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JACK SEELEY v. WATER DISTRICT NO. 3 TOWN KIRKWOOD ET AL. (10/17/68)

SUPREME COURT OF NEW YORK, APPELLATE DIVISION, THIRD DEPARTMENT


October 17, 1968

JACK SEELEY, PLAINTIFF,
v.
WATER DISTRICT NO. 3 OF THE TOWN OF KIRKWOOD ET AL., APPELLANTS, ET AL., DEFENDANT. TOWN OF KIRKWOOD ET AL., THIRD-PARTY PLAINTIFFS-APPELLANTS, V. VINCENT J. SMITH, INC., THIRD-PARTY DEFENDANT-RESPONDENT, ET AL., THIRD-PARTY DEFENDANT. (AND ANOTHER ACTION.)

Gibson, P. J., Herlihy, Reynolds, Aulisi and Gabrielli, JJ., concur in memorandum by Gibson, P. J.

Author: Gibson

Appeals by defendants and third-party plaintiffs Water District No. 3 of the Town of Kirkwood, the Town of Kirkwood and Howard & Sprague, Inc. (1) from an order of the Supreme Court at Special Term which granted motions to dismiss their third-party complaints and (2) from the judgment entered thereon. Order and judgment affirmed, with one bill of costs to respondent. Plaintiff's Seeley and Bayers, in separate actions, seek to recover damages for personal injuries sustained, in the course of their employment by Grinnell Co., Inc., when they attempted to remove a plug from a water main and the plug "was violently propelled from the pipe" and the pipe "burst and exploded". Vincent J. Smith, Inc., was the general contractor for the construction of a building for Vail-Ballou Press, Inc., the owner. Grinnell became Smith's subcontractor to construct and install the water system for the building. The Town of Kirkwood engaged Vernon O. Shumaker, an engineer, to design and supervise the construction of a water system, from which, apparently, Vail-Ballou's water system was to extend, and contracted with Howard & Sprague, Inc., to construct it. It is alleged in the Seeley complaint (the language of which does not differ materially from that of the Bayers complaint) that the plaintiff was injured by reasonof the negligence of the defendant Water District No. 3 of the Town of Kirkwood, the defendant Shumaker and the defendant Howard & Sprague, Inc., who were "engaged in * * * the designing, installation, construction, testing and maintaining of a water service main for the purpose of supplying water to the promises then under construction" and who were "negligent in that they failed to provide the plaintiff with a safe place to work, all as required by the provisions of the Labor Law of the State of New York; in that the pipeline and plug were defective and were improperly designed, constructed and maintained; in that the pipes and pipelines were carelessly and negligently tested; in that improper methods of testing the pipe and pipelines were used; in that the pipe and pipelines were not equipped with proper bleeding valves and other safety devices; in that the pipe and pipelines were under heavy pressures and that the defendants failed to warn and advise the plaintiff of this fact; in that they were otherwise generally negligent and careless." Indemnity is sought by cross claims and third-party complaints but these appeals concern only the right to indemnity asserted by the Water District, the town and the town's contractor Howard against the building construction contractor Smith. There being no express contract of indemnity, the active-passive negligence test must be applied. It is clear enough that only active negligence can be inferred from the allegations of improper design and construction, of improper equipping and of negligent testing. The allegation of improper maintenance falls in the same category, when read, as it must be, in context and in conjunction with the averments "improperly designed, constructed and maintained", of which it is a part. Comparable, and to be similarly categorized, is the allegation of the failure to warn of the condition of "heavy pressures". If, however, this condition was not created by the affirmative negligence of the appellants, it was not, in any event, created by that respondent. The alleged failure to furnish a safe place to work, in violation of the Labor Law, must also, in the setting pleaded, be held to constitute active negligence. Liability is not predicated in this instance, upon ownership or some other fact giving rise to non-delegable duty and indemnifiable liability, but upon specific allegations of the creation of the dangerous condition and unsafe place by the defendants' own affirmative acts. Additionally, it should be noted that whatever the rights, not now before us, of the Water District and the town as against their contractor and their engineer, Howard and Shumaker, respectively, in the present state of the record there appears no basis for the imposition of liability upon the Water District and the town, nor, indeed, upon Howard, by reason of any act or omission of Smith, and hence, in any view of the case, no basis for third-party liability on the part of Smith.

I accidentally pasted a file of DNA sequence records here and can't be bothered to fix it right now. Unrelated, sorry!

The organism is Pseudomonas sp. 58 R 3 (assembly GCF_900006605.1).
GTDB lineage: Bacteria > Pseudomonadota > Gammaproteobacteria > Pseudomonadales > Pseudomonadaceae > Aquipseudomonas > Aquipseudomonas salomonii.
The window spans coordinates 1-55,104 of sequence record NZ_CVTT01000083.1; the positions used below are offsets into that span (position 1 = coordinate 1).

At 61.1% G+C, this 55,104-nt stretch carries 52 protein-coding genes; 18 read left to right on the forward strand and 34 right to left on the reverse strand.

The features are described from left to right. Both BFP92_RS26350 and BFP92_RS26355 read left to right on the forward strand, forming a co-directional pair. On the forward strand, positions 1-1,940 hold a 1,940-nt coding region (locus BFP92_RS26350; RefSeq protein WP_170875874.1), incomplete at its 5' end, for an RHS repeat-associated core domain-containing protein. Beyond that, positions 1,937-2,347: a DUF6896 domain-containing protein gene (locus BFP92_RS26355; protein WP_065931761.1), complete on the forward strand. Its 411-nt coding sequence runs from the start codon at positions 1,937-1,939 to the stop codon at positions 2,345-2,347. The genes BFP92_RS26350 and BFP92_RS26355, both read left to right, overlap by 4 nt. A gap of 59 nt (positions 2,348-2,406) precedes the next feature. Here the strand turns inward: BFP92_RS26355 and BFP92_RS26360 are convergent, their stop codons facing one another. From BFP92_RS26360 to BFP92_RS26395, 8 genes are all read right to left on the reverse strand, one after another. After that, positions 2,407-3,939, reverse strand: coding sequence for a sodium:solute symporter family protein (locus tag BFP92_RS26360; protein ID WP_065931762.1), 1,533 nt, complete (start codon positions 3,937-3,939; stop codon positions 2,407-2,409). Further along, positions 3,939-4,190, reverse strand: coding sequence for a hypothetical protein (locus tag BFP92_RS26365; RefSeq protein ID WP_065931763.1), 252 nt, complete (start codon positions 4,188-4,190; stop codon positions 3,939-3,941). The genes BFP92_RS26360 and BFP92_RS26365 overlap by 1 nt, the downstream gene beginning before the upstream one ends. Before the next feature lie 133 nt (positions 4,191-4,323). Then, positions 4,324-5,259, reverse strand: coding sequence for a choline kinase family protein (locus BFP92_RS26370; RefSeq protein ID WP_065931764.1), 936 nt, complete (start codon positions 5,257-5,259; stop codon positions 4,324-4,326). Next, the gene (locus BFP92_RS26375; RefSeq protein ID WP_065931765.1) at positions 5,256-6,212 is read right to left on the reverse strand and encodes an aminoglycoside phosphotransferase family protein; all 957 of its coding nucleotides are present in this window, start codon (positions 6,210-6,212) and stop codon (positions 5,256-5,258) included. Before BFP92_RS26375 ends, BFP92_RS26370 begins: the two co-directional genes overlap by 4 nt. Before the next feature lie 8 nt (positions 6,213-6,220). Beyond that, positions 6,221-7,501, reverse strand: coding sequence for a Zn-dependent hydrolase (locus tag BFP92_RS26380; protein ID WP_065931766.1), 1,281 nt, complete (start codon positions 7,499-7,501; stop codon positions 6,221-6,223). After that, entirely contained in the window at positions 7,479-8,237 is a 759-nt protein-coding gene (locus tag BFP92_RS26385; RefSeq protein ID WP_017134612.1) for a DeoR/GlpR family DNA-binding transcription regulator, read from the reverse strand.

Disposition

 Order and judgment affirmed, with one bill of costs to respondent.

19681017

© 1998 VersusLaw Inc.



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